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Peri-operative ketamine for acute post-operative pain: a quantitative and qualitative systematic review (Cochrane review)

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Post-operative pain management is usually limited by adverse effects such as nausea and vomiting. Adjuvant treatment with an inexpensive opioid-sparing drug such as ketamine may be of value in giving better analgesia with fewer adverse effects. The objective of this systematic review was to evaluate the effectiveness and tolerability of ketamine administered peri-operatively in the treatment of acute post-operative pain in adults. Methods: 

Studies were identified from MEDLINE (1966–2004), EMBASE (1980–2004), the Cochrane Library (2004) and by hand searching reference lists from review articles and trials. The manufacturer of ketamine (Pfizer AS, Lysaker, Norway) provided search results from their in-house database, PARDLARS. Randomized and controlled trials (RCTs) of adult patients undergoing surgery, being treated with peri-operative ketamine, placebo or an active control were considered for inclusion. Results: 

Eighteen trials were excluded. Thirty-seven trials were included. Twenty-seven out of 37 trials found that peri-operative ketamine reduced rescue analgesic requirements or pain intensity, or both. Quantitative analysis showed that treatment with ketamine reduced 24-h patient-controlled analgesia (PCA) morphine consumption and post-operative nausea and vomiting (PONV). Adverse effects were mild or absent. Conclusion:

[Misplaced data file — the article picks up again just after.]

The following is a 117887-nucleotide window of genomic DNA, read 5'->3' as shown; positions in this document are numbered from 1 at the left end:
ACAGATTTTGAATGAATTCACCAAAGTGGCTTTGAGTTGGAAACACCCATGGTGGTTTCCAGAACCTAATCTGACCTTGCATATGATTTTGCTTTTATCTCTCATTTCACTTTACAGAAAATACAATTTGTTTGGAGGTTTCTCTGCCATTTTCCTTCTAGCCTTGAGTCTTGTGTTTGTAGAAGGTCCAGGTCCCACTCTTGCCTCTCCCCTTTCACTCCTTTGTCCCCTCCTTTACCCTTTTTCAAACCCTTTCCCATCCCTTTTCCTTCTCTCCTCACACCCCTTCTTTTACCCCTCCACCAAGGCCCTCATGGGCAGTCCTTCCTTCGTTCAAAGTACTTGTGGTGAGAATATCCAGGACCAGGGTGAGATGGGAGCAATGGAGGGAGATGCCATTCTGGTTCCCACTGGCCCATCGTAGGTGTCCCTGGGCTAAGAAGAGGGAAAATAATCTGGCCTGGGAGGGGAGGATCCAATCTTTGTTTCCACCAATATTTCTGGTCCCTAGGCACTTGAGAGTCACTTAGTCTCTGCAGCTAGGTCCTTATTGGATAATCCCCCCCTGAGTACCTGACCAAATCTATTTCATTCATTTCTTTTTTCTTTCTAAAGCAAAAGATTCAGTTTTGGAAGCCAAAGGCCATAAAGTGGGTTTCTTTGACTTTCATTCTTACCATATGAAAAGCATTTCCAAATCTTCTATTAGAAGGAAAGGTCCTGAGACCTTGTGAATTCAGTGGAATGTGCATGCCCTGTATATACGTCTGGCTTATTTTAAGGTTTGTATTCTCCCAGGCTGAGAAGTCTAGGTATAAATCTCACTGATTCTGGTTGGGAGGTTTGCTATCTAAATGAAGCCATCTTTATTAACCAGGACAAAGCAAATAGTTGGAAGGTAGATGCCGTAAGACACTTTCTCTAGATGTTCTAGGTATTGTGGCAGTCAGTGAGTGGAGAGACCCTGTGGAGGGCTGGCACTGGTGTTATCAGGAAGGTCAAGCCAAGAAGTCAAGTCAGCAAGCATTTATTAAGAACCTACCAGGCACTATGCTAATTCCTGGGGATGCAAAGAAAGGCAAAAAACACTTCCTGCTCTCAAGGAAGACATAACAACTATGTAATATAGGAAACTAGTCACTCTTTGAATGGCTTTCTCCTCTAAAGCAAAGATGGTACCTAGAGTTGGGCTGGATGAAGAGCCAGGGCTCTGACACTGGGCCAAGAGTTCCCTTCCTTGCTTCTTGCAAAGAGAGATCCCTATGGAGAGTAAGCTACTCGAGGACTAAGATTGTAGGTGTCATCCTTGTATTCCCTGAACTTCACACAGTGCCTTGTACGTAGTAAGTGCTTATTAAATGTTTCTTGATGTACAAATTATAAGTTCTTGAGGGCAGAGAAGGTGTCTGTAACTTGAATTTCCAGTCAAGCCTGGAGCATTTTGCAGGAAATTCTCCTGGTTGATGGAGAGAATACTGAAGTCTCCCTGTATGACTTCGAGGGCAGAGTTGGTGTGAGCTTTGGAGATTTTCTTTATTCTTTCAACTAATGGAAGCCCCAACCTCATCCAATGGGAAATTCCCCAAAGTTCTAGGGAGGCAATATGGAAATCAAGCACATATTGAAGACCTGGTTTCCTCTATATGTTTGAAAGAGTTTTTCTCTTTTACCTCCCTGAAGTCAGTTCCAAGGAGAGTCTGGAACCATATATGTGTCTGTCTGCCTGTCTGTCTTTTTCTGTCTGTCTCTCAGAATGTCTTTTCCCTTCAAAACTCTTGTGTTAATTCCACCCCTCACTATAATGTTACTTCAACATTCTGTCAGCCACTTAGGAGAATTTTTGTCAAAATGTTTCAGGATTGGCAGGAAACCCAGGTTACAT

In the first 24 h after surgery, ketamine reduces morphine requirements. Ketamine also reduces PONV. Adverse effects are mild or absent. These data should be interpreted with caution as the retrieved studies were heterogenous and the result of the meta-analysis can not be translated into any specific administration regimen with ketamine.

Keywords: ketamine; meta-analysis; post-operative pain

Document Type: Review Article


Affiliations: 1: Pain Clinic, Department of Anaesthesia and Intensive Care, Haukeland University Hospital and Department of Surgical Sciences, University of Bergen, Norway, 2: Department of Anaesthesia and Intensive Care, Glostrup University Hospital, Glostrup, Denmark, 3: Pain Research, Nuffield Department of Anaesthetics, University of Oxford, Oxford Radcliffe Hospitals, The Churchill, Oxford, UK and 4: Pain Clinic, Department of Anaesthesia and Intensive Care Medicine, Helsinki University Central Hospital, Helsinki, Finland

Publication date: November 1, 2005


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